Vallejo’s interim police chief plans to step down after less than 16 months in the position, Open Vallejo has learned.

Chief Jason Ta has accepted a job as the police chief for Salinas, Calif., sources with knowledge of the matter told Open Vallejo. He is the second police chief to leave Vallejo since May 2020, when the California Department of Justice began scrutinizing the “number and nature” of shootings by officers. Previously a deputy chief, Ta was thrust into the interim chief position when his predecessor, Shawny Williams, abruptly resigned in November 2022. 

The sources spoke on condition of anonymity because they were not authorized to discuss sensitive personnel matters.

Ta did not immediately respond to a request for comment. Nor did spokespeople for the Vallejo Police Department or the cities of Vallejo or Salinas. 

The only Black chief in Vallejo’s history, Williams’ resignation came amid stalled reform efforts, ongoing staffing issues, questions about his credibility, and hostility from subordinates that allegedly included a menacing anonymous communication encouraging him to leave.

By contrast, Ta was a generally well-regarded leader, law enforcement sources told Open Vallejo. He was Vallejo’s first police chief to come into the role untouched by the city’s “Badge of Honor” scandal, revealed by Open Vallejo in 2020, in which officers would bend the tips of their star-shaped badges to mark fatal shootings. 

Yet Ta managed to enmesh himself in the controversy, after backing what officers and civilians saw as an ill-considered re-brand, including switching to shield-shaped badges that are harder to deface.

Ta might have become Vallejo’s permanent police chief, sources said, had it not been for an earlier misstep. In March of 2022, he allegedly arrived at the scene of a homicide reeking of alcohol, according to an internal memo obtained by Open Vallejo. The city’s SWAT team was still searching for the killer when Ta pulled up in a department SUV exhibiting “a strong odor of an alcoholic beverage,” as well as “slight slurring” and “watery eyes.” The city of Vallejo opened a third-party investigation into the incident, the results of which have not been announced.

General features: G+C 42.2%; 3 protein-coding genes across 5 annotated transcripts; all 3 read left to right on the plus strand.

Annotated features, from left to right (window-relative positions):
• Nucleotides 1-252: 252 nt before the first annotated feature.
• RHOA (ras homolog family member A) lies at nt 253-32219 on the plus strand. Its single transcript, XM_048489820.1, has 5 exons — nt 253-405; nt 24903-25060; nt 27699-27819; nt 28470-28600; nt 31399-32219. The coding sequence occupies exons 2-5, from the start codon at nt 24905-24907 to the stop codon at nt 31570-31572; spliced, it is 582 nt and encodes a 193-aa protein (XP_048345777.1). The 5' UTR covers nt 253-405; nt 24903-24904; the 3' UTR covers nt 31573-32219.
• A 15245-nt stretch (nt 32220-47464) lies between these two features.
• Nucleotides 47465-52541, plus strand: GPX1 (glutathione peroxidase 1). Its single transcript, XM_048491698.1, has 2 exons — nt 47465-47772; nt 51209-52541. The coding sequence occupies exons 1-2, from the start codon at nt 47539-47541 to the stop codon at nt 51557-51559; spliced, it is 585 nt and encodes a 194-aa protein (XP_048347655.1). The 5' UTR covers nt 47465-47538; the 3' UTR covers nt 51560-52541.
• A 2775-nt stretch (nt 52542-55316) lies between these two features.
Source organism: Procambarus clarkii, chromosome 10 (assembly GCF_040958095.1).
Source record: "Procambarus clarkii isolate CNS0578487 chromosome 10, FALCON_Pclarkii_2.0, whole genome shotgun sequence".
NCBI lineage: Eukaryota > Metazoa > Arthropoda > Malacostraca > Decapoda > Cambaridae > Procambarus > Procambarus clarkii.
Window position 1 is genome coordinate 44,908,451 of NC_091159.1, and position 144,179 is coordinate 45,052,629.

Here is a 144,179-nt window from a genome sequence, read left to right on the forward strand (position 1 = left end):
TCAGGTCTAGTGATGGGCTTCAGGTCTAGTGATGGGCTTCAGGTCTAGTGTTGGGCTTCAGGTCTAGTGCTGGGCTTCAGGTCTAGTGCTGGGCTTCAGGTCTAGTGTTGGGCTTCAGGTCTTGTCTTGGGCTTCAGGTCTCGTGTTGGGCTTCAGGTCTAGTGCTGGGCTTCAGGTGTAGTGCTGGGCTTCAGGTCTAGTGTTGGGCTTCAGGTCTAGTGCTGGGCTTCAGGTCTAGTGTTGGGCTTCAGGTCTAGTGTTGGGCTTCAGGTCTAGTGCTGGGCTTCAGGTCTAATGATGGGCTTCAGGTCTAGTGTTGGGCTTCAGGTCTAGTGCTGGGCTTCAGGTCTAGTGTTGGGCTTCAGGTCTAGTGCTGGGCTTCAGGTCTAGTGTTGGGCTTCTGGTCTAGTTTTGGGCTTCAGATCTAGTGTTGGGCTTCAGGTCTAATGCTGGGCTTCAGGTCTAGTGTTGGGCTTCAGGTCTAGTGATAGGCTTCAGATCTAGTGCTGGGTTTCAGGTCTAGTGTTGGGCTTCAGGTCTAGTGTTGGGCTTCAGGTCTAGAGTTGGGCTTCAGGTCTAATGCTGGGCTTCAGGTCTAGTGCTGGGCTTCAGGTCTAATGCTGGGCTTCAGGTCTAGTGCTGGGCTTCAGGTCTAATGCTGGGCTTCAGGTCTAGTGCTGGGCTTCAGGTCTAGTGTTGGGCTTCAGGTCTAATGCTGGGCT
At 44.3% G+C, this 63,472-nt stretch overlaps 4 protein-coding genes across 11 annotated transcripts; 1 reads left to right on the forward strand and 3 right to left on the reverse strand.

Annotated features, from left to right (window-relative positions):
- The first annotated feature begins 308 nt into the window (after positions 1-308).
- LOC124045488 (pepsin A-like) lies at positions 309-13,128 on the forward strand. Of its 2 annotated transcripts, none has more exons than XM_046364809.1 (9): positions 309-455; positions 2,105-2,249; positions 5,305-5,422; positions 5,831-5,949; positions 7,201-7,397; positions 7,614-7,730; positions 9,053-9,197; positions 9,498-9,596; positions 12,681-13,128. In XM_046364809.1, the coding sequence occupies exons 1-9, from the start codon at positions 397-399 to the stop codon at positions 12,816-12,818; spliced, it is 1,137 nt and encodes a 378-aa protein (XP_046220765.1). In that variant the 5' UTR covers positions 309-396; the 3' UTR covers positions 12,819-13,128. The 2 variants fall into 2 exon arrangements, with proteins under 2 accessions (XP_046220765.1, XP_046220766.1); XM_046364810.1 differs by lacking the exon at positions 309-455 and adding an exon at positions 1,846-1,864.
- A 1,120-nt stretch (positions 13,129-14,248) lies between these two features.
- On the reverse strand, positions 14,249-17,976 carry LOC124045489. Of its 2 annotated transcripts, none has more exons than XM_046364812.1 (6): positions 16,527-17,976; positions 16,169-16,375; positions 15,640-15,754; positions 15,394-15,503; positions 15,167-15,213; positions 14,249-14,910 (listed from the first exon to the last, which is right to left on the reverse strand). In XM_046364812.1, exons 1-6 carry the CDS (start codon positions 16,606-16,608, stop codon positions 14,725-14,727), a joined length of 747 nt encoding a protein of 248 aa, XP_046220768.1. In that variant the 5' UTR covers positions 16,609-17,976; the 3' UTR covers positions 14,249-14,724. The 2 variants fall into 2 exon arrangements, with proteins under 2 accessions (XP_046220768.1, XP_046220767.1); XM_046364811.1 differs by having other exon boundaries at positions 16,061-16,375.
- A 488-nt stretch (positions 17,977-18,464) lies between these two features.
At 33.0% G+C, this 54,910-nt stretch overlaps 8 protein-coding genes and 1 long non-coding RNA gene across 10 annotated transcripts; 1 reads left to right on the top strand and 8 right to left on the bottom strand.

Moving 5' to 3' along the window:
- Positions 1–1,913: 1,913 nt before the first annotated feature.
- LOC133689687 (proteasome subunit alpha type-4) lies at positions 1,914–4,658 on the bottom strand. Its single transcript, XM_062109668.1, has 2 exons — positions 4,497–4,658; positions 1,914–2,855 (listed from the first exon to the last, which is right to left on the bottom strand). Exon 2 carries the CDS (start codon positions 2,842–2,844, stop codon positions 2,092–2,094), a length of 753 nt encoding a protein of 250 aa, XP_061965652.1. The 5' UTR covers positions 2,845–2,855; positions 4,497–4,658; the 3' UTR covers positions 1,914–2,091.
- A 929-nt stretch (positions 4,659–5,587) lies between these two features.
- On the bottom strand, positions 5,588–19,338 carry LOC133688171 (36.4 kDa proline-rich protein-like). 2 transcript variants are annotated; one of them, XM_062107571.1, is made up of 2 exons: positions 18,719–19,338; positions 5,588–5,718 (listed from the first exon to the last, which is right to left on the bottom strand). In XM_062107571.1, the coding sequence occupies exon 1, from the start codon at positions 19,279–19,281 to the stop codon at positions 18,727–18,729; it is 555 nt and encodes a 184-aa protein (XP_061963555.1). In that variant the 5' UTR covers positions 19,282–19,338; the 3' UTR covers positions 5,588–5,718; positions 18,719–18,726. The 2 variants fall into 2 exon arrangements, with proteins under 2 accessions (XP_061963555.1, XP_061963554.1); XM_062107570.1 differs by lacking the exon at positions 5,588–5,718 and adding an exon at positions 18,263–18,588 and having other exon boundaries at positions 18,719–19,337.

Ta’s departure is likely to complicate the enforcement of a consent decree between Vallejo and the California Department of Justice, which filed a lawsuit against Vallejo after the city failed to implement most of its reform goals following a three-year collaborative review. Last year, Attorney General Rob Bonta appeared to express doubts about Ta’s ability to see the collaborative effort through. 

“We had the cooperative reform, collaborative reform approach in Vallejo,” Bonta said at a press conference in May 2023. “The police chief that we worked with on that is not there anymore. And so we’re going to have to determine what happens next.”

A source with knowledge of the matter characterized Ta’s hiring in Salinas as all but a done deal, subject to a background check, a standard practice for law enforcement and executive-level government positions.

Geoffrey King is the executive editor of Open Vallejo. Prior to founding Open Vallejo, Geoffrey worked as an attorney and journalist focused on free expression, open government, press freedom and privacy. He is a proud native of Vallejo, California.